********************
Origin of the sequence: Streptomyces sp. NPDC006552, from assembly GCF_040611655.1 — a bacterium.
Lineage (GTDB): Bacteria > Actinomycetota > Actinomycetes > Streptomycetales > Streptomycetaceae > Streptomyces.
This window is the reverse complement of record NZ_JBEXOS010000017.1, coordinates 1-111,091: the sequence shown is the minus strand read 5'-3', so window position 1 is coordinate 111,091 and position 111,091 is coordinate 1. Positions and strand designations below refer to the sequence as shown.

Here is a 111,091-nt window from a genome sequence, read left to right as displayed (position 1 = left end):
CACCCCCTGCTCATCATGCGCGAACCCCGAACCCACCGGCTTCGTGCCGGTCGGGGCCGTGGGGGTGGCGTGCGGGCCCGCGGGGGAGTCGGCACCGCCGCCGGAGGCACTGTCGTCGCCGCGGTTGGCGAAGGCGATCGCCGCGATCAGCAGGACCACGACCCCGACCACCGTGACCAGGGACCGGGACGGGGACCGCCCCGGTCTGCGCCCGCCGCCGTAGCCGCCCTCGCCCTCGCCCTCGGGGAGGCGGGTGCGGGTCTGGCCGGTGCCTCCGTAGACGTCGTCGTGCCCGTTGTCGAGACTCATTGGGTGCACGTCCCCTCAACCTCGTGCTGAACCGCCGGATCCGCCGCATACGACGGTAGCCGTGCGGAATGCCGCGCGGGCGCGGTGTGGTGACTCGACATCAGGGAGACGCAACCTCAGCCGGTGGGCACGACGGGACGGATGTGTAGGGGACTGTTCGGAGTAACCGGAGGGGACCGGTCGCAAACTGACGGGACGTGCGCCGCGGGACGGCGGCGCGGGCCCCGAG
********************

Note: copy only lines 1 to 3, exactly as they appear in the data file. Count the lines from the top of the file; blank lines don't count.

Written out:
Origin of the sequence: Streptomyces sp. NPDC006552, from assembly GCF_040611655.1 — a bacterium.
Lineage (GTDB): Bacteria > Actinomycetota > Actinomycetes > Streptomycetales > Streptomycetaceae > Streptomyces.
This window is the reverse complement of record NZ_JBEXOS010000017.1, coordinates 1-111,091: the sequence shown is the minus strand read 5'-3', so window position 1 is coordinate 111,091 and position 111,091 is coordinate 1. Positions and strand designations below refer to the sequence as shown.